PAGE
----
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Nigerian Media, Indigenous Languages and Sustainable Development
Harrison Adéníyì and Rachael Béllò
155-160 (complete paper or proceedings contents)


The idea of a global village is aided by the internet and is seriously promoted by the media. Through the media, people can get whatever form, fashion, music, etc., are in vogue. In little or no time, through listening to the radio or watching television, we can get to do what others are doing. The media therefore becomes a fast means through which anything can be promoted. The objective of this study is to examine the role of the media in the development of the Nigerian Languages. The authors trace the media's contribution to the current developmental stage of the country. Development in this study covers a number of concepts which range from educational, social, and cultural to indigenous linguistic maturity. For the study, the authors examine the radio and television programs of the two media houses from the period of current civilian rule to date. We see how these organizations have consciously or otherwise promoted or choked the Yoruba language—and consequently culture—through their programs. The authors link such positions to the people's mental and social development. The study is anchored on Gerhard Leitner's 'The Sociolinguistics of Communication Media', which reveals what performance is, what parameters are that determine its norms, and looks at the functions the media aims to fulfill in society.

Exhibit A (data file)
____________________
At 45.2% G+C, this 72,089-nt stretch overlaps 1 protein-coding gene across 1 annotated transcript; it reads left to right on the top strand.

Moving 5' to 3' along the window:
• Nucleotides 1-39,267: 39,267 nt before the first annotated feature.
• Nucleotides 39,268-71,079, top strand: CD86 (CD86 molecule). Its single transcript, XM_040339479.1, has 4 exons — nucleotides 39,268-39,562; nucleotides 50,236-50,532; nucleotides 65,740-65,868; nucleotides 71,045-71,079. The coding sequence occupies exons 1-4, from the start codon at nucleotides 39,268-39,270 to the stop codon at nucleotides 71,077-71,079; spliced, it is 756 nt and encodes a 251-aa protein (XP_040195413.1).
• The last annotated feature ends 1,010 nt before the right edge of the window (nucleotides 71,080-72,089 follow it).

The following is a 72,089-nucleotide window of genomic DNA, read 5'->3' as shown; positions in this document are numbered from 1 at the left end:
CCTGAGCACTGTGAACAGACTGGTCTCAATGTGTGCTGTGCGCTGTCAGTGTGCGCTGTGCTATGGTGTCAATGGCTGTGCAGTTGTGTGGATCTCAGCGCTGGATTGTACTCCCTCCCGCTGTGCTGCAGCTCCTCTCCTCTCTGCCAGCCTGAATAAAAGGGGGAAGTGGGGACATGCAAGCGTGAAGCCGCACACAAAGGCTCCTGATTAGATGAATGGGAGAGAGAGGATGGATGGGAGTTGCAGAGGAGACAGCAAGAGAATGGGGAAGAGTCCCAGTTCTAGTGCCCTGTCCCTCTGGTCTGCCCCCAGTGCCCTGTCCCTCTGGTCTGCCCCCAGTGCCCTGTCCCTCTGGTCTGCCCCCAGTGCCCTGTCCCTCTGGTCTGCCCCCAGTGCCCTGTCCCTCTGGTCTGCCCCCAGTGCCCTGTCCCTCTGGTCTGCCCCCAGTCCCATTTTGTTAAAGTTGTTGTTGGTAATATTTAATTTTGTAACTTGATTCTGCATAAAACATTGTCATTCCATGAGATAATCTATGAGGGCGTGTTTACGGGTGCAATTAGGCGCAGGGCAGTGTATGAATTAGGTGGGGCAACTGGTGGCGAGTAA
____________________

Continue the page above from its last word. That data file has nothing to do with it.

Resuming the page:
Published in

Selected Proceedings of the 36th Annual Conference on African Linguistics: Shifting the Center of Africanism in Language Politics and Economic Globalization
edited by Olaoba F. Arasanyin and Michael A. Pemberton
Table of contents
Printed edition: $250.00